The latest quarterly cannabis tax revenues reported by the state of California reveal that while the legal cannabis market is continuing to grow and stabilize, it’s also underperforming expectations – a trend that became obvious earlier this year.
Here are some insights into the reasons:
- California’s legal marijuana businesses have struggled in the face of serious competition from the illicit market and a lack of local licensing opportunities for legacy MJ companies.
- That combination has produced far less in legal sales and tax revenues than many in California had hoped.
Those numbers do not include city and county marijuana taxes.
That is a significant increase from the first two quarters of 2018. Q2 cannabis tax revenues were revised to $80.2 million, the CDTFA reported.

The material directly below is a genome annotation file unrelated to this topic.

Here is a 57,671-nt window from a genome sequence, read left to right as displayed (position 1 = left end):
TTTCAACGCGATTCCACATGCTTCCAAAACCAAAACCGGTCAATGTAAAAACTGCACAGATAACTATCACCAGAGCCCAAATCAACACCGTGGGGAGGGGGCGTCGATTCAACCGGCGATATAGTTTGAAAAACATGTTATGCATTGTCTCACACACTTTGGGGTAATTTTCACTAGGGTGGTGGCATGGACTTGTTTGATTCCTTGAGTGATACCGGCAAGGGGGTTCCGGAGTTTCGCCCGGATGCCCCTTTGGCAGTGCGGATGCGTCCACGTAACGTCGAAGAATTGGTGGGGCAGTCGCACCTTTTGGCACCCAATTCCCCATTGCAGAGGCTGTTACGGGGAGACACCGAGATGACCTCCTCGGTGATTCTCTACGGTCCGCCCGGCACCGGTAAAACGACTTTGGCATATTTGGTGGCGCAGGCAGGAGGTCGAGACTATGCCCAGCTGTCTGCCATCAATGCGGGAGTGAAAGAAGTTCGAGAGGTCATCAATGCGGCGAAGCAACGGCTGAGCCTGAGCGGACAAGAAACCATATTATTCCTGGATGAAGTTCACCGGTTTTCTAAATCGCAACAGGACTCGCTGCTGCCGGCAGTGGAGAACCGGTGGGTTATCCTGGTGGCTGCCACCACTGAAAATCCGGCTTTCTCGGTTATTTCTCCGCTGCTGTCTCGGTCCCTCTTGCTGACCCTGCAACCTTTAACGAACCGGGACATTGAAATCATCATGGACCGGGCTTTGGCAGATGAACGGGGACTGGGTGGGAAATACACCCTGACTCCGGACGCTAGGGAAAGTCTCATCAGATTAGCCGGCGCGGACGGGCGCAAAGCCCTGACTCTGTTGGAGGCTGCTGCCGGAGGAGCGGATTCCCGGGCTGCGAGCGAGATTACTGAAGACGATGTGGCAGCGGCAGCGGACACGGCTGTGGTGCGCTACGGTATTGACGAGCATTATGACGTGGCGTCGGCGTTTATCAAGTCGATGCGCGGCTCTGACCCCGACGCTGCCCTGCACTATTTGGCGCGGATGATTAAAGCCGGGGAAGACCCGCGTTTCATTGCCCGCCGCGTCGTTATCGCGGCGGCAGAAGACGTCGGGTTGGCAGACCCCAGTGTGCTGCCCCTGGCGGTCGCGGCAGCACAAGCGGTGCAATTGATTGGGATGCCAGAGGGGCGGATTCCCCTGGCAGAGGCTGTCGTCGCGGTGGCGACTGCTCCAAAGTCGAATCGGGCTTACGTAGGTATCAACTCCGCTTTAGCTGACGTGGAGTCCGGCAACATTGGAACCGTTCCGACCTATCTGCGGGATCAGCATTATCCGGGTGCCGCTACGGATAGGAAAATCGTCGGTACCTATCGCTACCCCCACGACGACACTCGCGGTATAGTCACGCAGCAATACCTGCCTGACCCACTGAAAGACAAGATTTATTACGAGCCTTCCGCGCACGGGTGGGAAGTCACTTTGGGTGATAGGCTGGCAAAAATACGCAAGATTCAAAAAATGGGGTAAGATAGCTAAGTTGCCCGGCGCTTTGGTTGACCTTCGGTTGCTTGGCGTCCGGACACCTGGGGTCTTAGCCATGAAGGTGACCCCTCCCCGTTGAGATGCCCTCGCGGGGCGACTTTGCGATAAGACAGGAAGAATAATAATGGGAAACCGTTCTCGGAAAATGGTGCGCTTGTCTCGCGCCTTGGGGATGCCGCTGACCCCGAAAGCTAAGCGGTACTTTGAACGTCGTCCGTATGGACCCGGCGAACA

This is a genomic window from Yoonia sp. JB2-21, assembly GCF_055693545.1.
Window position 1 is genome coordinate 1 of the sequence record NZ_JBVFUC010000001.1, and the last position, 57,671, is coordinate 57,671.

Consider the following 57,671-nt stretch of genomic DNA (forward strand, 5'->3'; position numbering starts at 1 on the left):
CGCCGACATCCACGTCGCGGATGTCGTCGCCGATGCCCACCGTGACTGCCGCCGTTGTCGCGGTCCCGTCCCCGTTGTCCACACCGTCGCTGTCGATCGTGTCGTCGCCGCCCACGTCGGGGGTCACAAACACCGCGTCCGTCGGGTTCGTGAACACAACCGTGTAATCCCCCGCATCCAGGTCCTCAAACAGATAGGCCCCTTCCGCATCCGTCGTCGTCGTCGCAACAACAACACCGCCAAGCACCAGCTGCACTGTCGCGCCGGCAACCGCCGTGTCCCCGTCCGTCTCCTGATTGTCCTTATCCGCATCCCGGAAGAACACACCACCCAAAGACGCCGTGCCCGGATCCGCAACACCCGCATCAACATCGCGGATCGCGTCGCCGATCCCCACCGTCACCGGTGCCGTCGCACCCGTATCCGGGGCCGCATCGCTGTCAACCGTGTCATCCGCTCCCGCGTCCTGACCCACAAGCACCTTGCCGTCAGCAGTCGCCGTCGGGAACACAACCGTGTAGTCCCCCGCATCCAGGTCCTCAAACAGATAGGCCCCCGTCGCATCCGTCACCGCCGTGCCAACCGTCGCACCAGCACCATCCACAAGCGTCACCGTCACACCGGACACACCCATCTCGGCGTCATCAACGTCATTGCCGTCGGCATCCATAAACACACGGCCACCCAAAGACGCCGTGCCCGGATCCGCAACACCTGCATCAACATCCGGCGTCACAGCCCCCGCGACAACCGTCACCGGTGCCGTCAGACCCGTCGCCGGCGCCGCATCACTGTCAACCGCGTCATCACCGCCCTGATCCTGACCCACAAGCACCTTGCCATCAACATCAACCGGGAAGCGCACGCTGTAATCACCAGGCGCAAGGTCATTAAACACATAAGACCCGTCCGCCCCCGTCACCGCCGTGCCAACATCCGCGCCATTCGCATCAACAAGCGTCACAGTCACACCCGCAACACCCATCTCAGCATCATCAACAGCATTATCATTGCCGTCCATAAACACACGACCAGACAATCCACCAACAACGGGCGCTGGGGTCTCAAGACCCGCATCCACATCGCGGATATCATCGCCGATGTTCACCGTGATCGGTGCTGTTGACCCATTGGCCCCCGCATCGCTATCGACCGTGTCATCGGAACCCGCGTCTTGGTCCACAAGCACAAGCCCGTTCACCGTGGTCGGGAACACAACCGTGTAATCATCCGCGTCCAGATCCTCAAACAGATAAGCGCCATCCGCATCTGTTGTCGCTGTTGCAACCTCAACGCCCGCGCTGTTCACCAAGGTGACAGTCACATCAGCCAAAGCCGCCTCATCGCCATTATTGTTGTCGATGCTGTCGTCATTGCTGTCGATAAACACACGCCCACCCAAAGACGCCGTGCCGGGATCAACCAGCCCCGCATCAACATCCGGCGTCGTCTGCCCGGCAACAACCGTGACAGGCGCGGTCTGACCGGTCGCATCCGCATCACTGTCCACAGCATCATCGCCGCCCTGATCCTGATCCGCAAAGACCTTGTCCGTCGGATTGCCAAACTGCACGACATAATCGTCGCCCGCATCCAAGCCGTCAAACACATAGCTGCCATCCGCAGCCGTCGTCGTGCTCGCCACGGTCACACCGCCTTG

But the first six months of 2018 were a whopping $101 million below earlier forecasts, according to the Legislative Analyst’s Office (LAO).
After a disappointing start to the Golden State’s legal cannabis sales that brought in far less than state officials were projecting, Gov. Jerry Brown’s administration earlier this year dropped its MJ tax-haul forecast for the 2018-19 fiscal year to $630 million for cannabis excise taxes alone, CNBC reported in May.
Even by that diminished metric, the industry is nowhere near meeting that updated forecast, given that the excise tax rate of 15% brought in just $52.4 million in Q3.
“So far, cannabis tax revenue has grown at an average quarterly rate of 33%,” the LAO reported on its website earlier this month. “How long this rapid growth will continue is unclear.
“If revenue continued to grow at this rate through the end of the fiscal year, the 2018-19 total would be roughly $410 million. In a more modest growth scenario – 5% per quarter – 2018-19 revenue would be $280 million.”